Committee acts to make 4D program permanent

Mayor Jacob Frey announced a four-point affordable housing plan May 14 at Blue Line Flats in the Corcoran neighborhood. File photo
Mayor Jacob Frey announced a four-point affordable housing plan May 14 at Blue Line Flats in the Corcoran neighborhood. File photo

After seeing the results of a pilot project aimed at preserving naturally occurring affordable housing, the City Council in October acted to make the program permanent.

The 4D Affordable Housing Incentive Program was championed by Mayor Jacob Frey, who announced the launch of the pilot program in April and the very next month identified its expansion as a priority in his affordable housing agenda. The program offers landlords of market-rate apartment buildings an incentive to sign up for a state program that offers a property tax reduction in exchange for holding down rents.

The City Council’s Housing Policy and Development Committee on Oct. 24 approved a plan that would make the pilot permanent with annual funding. If approved by the full City Council, the ongoing 4D program will be run by Community Planning and Economic Development staff working with the city Assessor’s Office.

The affordable housing targeted by the program is described as “naturally occurring” because rents are below market rate without the support of a government subsidy. Owners of those units can apply to Minnesota Housing Finance Agency for low-income rent classification status, also known as 4D, which comes with a 40 percent property tax reduction on the affordable units.

For the pilot program, which was open to market-rate multifamily housing buildings with at least 10 units, the city covered the $10-per-unit fee charged by MHFA to 4D applicants. Landlords agreed to keep the units affordable for a decade.

The city received 22 applications to the pilot during a brief enrollment period this spring. Affordability commitments were secured for 207 units ranging in size from studios to two-bedrooms.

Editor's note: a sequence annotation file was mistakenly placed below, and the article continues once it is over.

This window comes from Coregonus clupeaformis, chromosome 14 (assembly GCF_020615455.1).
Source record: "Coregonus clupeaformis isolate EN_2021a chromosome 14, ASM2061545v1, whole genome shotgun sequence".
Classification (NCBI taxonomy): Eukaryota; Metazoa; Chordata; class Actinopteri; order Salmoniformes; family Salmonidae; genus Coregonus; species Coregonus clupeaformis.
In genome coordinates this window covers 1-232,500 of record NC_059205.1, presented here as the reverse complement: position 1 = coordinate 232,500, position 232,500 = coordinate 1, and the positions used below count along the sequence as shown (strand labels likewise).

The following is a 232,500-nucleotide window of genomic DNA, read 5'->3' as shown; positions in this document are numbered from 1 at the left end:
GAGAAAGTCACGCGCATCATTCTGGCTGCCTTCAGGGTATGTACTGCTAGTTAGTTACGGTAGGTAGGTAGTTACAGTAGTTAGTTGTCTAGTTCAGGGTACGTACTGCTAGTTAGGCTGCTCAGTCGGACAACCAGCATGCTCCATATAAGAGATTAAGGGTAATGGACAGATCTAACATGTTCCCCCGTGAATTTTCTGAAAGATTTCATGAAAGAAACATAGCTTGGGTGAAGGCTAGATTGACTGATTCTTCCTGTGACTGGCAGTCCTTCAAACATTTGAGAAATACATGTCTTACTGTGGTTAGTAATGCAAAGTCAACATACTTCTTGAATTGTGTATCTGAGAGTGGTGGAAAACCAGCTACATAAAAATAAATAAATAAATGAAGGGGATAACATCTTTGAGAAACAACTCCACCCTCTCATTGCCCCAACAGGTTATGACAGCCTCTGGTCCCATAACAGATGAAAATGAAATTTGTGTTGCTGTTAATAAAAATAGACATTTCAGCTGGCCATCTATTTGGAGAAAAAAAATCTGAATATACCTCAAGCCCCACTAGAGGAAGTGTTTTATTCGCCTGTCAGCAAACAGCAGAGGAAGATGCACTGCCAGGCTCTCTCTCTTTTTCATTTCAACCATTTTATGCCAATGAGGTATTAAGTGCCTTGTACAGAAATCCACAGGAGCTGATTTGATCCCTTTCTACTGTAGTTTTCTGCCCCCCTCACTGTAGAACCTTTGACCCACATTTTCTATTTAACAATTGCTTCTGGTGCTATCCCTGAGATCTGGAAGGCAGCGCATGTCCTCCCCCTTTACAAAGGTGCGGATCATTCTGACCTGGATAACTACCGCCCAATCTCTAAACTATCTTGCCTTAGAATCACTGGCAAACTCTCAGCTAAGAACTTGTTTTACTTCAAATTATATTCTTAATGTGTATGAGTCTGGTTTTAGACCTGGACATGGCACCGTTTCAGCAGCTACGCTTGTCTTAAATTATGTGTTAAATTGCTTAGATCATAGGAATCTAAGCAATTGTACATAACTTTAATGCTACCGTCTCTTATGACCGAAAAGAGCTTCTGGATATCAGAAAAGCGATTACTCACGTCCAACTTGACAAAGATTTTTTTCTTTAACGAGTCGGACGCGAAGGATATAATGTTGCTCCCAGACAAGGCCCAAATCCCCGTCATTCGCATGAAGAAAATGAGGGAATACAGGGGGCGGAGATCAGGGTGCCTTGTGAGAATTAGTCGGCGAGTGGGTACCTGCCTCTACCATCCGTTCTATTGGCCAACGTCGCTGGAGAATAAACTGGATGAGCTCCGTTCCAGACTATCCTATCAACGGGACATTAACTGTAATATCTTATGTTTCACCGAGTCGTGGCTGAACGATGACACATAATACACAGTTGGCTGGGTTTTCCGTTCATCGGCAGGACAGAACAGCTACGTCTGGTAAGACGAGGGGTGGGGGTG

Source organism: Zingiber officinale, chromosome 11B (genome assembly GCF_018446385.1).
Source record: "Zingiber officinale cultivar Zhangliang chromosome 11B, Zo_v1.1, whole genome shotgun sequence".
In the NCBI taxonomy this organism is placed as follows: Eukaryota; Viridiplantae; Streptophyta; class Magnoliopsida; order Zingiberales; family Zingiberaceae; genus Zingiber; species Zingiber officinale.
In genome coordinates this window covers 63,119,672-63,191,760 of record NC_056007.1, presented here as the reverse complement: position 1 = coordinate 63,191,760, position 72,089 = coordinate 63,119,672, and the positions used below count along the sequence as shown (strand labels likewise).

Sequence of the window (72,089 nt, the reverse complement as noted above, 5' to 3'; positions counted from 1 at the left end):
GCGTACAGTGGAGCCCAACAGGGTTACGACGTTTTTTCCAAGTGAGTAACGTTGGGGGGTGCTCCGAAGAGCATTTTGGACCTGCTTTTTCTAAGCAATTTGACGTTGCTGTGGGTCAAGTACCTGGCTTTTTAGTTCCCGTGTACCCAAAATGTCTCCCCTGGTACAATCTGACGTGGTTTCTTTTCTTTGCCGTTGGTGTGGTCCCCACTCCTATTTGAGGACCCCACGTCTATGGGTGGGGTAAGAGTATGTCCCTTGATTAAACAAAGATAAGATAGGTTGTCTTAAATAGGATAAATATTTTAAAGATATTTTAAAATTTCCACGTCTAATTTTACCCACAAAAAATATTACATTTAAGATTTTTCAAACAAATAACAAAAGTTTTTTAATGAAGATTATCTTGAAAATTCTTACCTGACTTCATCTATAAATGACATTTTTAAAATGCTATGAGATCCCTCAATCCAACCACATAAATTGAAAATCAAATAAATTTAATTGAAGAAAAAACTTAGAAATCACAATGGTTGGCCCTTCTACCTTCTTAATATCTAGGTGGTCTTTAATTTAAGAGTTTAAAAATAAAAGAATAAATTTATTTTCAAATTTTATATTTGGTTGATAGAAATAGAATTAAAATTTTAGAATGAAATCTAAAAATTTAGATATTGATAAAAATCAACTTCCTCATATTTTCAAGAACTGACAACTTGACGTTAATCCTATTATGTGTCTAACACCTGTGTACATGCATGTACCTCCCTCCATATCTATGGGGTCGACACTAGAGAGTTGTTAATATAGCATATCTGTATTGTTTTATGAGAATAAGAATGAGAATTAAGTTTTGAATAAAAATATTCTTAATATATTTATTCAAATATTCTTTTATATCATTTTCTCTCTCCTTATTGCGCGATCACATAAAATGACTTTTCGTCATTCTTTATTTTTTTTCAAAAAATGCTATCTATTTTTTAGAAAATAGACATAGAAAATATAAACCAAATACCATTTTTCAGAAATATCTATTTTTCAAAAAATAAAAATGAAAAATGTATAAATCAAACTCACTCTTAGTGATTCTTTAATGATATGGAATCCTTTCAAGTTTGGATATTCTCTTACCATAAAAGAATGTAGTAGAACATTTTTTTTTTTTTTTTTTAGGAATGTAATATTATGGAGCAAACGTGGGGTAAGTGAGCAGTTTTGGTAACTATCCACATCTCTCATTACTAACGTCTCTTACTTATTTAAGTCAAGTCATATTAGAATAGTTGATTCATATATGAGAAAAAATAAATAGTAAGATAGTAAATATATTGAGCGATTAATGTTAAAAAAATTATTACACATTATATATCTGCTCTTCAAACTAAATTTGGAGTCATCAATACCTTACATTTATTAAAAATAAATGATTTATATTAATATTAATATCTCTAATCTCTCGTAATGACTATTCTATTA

City staff estimate the 4D program could add another 700–1,500 units in 2019. To participate, landlords must agree to keep a minimum of 20 percent of units in a 4D-qualified building affordable to households earning 60 percent or less of area median income,

New eligibility guidelines would open the program to buildings with as few as two units. Landlords would also be eligible for city solar energy incentives and grants of $100 per affordable unit for up to 10 units. Landlords are also required to limit rent increases to 6 percent or less annually for tenants of participating 4D units, although exceptions could be made to fund deferred maintenance projects or compensate for a significant increase in operating costs.

The pilot is expected to shrink the city’s tax base by the equivalent of $124,571 in 2019, according to a staff analysis, although that loss could be offset by new development. Even if the program expanded to 1,500 units in 2019, the impact is expected to be small, reducing city’s tax capacity by just 0.2 percent.

A staff report notes Minneapolis is losing those units at “an alarming rate,” but about 15,000 naturally occurring affordable housing units remain.

CORRECTION: A previous version of this story incorrectly interpreted a staff report on the 4D program. Staff projected a slight reduction in the city’s property tax base due to 4D, not a loss of property tax revenue.

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